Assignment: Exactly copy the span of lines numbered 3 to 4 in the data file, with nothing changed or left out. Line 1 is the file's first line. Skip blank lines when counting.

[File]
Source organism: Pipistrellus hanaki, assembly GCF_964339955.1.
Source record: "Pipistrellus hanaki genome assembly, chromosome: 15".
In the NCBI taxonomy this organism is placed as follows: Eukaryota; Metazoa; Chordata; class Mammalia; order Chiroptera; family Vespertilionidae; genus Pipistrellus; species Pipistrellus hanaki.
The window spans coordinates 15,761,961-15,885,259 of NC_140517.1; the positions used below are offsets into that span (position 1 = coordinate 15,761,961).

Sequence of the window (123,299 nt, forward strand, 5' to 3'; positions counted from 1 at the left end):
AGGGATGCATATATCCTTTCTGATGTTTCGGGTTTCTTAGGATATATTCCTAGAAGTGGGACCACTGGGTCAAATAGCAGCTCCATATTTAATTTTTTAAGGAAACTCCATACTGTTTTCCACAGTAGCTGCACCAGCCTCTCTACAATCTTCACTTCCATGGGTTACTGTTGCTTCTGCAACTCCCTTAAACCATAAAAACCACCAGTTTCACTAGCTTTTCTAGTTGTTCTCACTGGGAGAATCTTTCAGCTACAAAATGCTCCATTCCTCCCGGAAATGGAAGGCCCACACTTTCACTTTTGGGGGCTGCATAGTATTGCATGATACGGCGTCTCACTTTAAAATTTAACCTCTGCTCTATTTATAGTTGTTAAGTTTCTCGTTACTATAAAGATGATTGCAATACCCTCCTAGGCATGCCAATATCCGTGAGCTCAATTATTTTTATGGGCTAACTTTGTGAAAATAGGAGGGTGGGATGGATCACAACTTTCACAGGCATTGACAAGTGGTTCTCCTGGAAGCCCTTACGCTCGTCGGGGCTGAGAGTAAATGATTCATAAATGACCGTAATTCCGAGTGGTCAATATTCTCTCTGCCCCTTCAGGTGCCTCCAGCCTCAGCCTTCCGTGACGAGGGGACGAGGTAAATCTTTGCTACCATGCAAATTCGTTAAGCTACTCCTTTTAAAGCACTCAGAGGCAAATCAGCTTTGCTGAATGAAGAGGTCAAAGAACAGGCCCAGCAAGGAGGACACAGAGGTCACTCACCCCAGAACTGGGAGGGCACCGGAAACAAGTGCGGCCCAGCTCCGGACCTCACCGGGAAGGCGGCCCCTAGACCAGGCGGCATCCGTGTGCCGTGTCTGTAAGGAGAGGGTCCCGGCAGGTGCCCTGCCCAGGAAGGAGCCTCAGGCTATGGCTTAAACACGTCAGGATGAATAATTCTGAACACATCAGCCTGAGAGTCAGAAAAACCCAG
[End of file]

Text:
In the NCBI taxonomy this organism is placed as follows: Eukaryota; Metazoa; Chordata; class Mammalia; order Chiroptera; family Vespertilionidae; genus Pipistrellus; species Pipistrellus hanaki.
The window spans coordinates 15,761,961-15,885,259 of NC_140517.1; the positions used below are offsets into that span (position 1 = coordinate 15,761,961).